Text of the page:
Search This Blog

Friday, July 6, 2012

Provence, Southampton, or the Whitney Museum.




SHARON HAYES: THERE’S SO MUCH I WANT TO SAY TO YOU
JUNE 21–SEPTEMBER 9, 2012
Sharon Hayes (b. 1970) is a New York–based artist who uses photography, film, video, sound, and performance to examine the nexus between politics, history, speech, and desire. This exhibition brings together existing pieces and newly commissioned works, all of which articulate forms of what Hayes calls “speech acts.” The works are presented within an environment designed by Hayes for the Whitney’s third floor galleries, in collaboration with artist Andrea Geyer.





SIGNS & SYMBOLS
JUNE 28–OCTOBER 28, 2012 
Drawn from the Museum’s deep holdings of paintings, sculpture, drawings, prints, and photographs, Signs & Symbols sheds new light on the development of American abstraction during the critical postwar period of the mid-1940s to the end of the 1950s. Many artists active in this period who are often overlooked—Will Barnet, Forrest Bess, Charles Seliger, and Mark Tobey, among others—developed abstract work that remains distinct from many of the concerns associated with the canonized Abstract Expressionists, including large-scale canvases and gestural brushwork. Instead, the exhibition presents a more nuanced narrative, focused on the figurative and calligraphic “signs and symbols” present in much of the highly controlled work from this period and included in this show. In many cases, this work drew inspiration from specifically American sources and sought to foster a national aesthetic distinct from European Surrealism and Cubism. These investigations formed an important foundation for a future generation of artists—including Jasper Johns and Roy Lichtenstein—who later incorporated highly individualized systems of signs into their own work while embracing distinctly American subject matter.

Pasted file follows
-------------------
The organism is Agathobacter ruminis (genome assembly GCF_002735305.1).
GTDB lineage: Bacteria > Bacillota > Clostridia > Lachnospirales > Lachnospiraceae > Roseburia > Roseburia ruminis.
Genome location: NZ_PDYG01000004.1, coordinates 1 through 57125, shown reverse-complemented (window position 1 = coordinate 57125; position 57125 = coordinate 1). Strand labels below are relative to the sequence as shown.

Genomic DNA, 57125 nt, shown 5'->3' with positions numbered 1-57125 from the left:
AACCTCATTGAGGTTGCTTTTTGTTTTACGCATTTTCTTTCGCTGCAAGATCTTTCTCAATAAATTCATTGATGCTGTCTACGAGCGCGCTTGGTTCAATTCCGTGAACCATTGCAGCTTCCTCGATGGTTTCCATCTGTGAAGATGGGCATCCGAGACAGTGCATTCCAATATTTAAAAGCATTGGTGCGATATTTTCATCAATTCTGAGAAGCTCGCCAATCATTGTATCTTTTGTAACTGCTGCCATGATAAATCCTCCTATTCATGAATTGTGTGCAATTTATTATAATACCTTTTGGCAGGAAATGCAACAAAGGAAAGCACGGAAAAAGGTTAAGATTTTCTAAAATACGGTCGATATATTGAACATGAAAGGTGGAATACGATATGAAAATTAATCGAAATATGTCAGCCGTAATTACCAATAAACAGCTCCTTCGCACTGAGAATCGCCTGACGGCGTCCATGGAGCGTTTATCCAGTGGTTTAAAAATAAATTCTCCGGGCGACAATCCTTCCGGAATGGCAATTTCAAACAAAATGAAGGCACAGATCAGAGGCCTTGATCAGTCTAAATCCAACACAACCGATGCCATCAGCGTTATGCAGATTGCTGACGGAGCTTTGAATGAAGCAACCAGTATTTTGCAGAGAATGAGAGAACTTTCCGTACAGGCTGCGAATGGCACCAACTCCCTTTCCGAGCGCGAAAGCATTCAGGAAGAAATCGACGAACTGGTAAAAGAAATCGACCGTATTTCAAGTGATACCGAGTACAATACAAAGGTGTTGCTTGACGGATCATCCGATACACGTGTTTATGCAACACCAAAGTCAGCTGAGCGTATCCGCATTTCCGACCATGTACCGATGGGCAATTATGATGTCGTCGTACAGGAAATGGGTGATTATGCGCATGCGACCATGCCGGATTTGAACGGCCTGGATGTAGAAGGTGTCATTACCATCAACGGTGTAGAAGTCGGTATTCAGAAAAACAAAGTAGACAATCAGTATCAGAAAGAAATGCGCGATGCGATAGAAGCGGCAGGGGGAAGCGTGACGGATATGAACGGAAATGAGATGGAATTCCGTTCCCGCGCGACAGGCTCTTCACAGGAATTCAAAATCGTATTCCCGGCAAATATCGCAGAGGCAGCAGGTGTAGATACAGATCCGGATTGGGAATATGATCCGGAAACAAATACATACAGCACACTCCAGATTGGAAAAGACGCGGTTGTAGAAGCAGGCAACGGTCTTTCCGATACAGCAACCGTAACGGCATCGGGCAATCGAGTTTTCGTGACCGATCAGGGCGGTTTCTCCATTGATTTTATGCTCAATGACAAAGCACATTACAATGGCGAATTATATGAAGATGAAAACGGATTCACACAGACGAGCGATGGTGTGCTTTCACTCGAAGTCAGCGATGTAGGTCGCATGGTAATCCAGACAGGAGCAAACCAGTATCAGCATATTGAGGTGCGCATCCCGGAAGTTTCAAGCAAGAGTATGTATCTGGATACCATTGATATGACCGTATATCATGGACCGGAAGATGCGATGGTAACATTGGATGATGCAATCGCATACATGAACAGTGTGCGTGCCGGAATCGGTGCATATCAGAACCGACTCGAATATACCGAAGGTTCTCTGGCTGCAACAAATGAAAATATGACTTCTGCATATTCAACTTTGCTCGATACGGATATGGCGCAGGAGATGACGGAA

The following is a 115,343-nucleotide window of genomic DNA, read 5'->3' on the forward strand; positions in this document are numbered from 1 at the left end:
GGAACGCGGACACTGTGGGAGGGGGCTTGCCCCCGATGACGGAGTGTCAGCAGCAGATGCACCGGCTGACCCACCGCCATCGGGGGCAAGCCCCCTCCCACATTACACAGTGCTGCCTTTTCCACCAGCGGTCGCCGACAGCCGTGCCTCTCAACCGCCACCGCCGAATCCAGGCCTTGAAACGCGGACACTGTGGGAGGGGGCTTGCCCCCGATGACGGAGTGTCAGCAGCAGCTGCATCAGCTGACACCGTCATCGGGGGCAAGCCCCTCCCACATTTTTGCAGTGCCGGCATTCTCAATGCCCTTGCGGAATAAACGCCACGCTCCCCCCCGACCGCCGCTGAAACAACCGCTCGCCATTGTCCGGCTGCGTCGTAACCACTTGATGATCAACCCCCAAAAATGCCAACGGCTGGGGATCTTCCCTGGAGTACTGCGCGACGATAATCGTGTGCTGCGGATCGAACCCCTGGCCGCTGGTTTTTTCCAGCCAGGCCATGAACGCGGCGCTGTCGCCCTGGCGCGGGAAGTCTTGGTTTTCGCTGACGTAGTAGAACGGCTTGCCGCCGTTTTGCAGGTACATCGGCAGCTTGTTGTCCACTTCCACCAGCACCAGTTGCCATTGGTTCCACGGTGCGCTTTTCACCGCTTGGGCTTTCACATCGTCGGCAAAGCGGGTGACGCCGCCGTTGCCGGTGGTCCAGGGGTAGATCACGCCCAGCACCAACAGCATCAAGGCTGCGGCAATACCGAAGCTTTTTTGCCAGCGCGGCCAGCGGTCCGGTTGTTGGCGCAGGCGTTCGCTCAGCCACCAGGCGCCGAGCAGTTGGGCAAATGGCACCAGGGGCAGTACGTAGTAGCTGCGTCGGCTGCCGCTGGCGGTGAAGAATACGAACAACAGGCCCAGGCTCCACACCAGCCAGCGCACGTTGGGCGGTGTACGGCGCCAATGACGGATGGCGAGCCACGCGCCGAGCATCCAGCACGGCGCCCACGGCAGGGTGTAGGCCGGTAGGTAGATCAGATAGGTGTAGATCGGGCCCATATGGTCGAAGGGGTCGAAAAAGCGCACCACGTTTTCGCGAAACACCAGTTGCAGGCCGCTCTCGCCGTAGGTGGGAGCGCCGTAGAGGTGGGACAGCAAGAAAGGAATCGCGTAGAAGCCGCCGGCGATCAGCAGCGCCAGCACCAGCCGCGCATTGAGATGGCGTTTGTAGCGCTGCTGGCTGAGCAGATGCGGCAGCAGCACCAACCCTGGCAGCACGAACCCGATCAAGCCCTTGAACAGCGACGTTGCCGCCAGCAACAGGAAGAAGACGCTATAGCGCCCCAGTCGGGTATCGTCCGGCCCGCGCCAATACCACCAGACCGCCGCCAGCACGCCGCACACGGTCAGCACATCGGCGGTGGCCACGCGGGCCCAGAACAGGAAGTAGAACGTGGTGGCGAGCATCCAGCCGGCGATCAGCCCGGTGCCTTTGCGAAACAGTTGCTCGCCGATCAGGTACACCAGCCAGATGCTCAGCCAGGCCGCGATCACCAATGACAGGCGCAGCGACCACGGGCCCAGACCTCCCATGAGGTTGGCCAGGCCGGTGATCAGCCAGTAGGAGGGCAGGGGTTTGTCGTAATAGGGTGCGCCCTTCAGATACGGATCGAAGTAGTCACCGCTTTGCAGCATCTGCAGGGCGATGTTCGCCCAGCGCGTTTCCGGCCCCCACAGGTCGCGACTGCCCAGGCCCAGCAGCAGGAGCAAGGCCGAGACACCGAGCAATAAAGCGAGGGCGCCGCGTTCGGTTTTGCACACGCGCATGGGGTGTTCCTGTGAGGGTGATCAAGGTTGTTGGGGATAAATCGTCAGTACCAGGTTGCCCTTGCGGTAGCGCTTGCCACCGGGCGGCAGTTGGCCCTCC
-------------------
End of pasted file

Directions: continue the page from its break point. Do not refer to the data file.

Signs & Symbols is organized by Donna De Salvo, chief curator and deputy director for programs, in collaboration with Jane Panetta.





via www.whitney.org

The show is a bit light due to the majority of donors and viewers vacationing in Europe and the Hamptons - but still worth a trip.  Ecomanta.